“2017 has left me spellbound,” Donnelly said. “This year has been as fiercely competitive as the last; probably a bit more so as we have so many phenomenal new contenders. There have been many of those knock-your-socks-off moments as the judges and I have eaten through journeys and tours. You might not know them – and you might never know them – but they came, the saw, and they cleaned their plates. And in the process they found out exactly what was cooking in South African restaurants. It was an honour to work alongside these judges.”

Eat Out Mercedes-Benz Restaurant Awards. (Photo by Shavan Rahim)

The Eat Out Rising Star award went to Kayla-Ann Osborn of The Chefs Table in Umhlanga and the Woolworths TASTE Eat Out Bursary winner was Bryan Mlotshwa. He will now attend the Jackie Cameron School of Food & Wine in Kwa-Zulu Natal.

“Eat Out supports the up-and-coming but also the established legends that are dedicated, driven, and devoted,” Donnelly said. “I credit sommeliers, general managers, and all the people who work so hard to make restaurants work so well. But especially the chefs who refuse to lower the bar and who love food and serve it with the pleasure and respect that it deserves.”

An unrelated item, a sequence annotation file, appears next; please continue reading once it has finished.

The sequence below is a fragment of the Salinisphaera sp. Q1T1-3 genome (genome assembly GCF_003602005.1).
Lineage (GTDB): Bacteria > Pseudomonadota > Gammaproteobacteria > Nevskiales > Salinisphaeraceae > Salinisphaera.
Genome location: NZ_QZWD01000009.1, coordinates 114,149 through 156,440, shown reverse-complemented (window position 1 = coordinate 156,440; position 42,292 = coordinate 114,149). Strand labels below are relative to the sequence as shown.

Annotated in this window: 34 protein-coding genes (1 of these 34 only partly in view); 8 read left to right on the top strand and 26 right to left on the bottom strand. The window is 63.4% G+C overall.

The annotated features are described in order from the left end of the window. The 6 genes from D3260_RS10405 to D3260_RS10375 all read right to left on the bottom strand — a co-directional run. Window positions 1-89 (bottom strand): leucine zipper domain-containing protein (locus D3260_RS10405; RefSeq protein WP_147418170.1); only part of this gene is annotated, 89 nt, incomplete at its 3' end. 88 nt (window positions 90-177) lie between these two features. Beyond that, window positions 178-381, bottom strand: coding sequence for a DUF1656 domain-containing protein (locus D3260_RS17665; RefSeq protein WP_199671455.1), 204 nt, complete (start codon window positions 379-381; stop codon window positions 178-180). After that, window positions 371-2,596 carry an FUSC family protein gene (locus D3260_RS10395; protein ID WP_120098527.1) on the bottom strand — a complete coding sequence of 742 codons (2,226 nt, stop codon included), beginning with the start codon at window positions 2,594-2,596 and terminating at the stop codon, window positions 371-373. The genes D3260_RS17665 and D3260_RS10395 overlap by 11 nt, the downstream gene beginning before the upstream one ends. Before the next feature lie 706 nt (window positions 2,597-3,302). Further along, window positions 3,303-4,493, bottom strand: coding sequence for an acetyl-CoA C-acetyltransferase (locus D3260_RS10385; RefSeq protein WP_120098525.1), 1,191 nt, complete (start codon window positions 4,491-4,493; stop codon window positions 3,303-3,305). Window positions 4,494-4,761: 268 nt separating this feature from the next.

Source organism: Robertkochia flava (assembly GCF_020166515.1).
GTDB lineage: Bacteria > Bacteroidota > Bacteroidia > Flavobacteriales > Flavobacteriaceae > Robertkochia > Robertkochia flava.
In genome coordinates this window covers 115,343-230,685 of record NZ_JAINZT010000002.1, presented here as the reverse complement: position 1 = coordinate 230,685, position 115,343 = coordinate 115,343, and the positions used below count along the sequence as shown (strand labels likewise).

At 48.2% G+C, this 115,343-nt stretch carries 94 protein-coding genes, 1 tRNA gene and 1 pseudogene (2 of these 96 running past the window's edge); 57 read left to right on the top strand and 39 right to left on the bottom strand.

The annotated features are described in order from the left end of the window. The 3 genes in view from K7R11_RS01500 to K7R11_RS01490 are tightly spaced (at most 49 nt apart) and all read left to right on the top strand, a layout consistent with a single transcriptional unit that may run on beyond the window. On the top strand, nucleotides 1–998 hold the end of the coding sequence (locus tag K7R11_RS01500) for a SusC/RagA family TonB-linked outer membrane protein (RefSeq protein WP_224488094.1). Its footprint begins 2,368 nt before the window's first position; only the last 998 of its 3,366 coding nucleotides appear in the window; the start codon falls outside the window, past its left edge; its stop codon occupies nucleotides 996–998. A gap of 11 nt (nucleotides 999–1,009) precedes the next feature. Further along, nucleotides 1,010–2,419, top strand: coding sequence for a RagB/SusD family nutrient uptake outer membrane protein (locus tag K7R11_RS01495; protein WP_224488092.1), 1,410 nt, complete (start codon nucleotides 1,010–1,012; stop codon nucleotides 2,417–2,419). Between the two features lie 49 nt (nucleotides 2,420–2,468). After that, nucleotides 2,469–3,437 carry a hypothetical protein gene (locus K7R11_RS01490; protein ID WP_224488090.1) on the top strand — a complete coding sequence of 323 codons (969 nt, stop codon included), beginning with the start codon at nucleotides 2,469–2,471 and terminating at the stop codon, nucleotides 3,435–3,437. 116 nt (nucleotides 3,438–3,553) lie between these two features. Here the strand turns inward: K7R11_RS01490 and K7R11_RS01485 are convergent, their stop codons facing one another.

Letitia Prinsloo and Abigal Donnelly. (Photo supplied)

The Eat Out Lannice Snyman Lifetime Achievement Award went to Letitia Prinsloo, founder of the Institute of Culinary Arts over two decades ago.

“When I started the tiniest chef school in South Africa I only wanted to have six or eight students,” she said. “Then Lannice Snyman put me on the front page of Sunday Times and there was an explosion. This was an incredible year for us. We turned 21 years old and, for the first time ever in South Africa, our school was named a centre of excellence. Then a few months later my head lecturer was awarded on an international level.”

Indeed, her initial dream was to provide South Africa with chefs that could stand on an international level. Clearly, it’s a dream come true.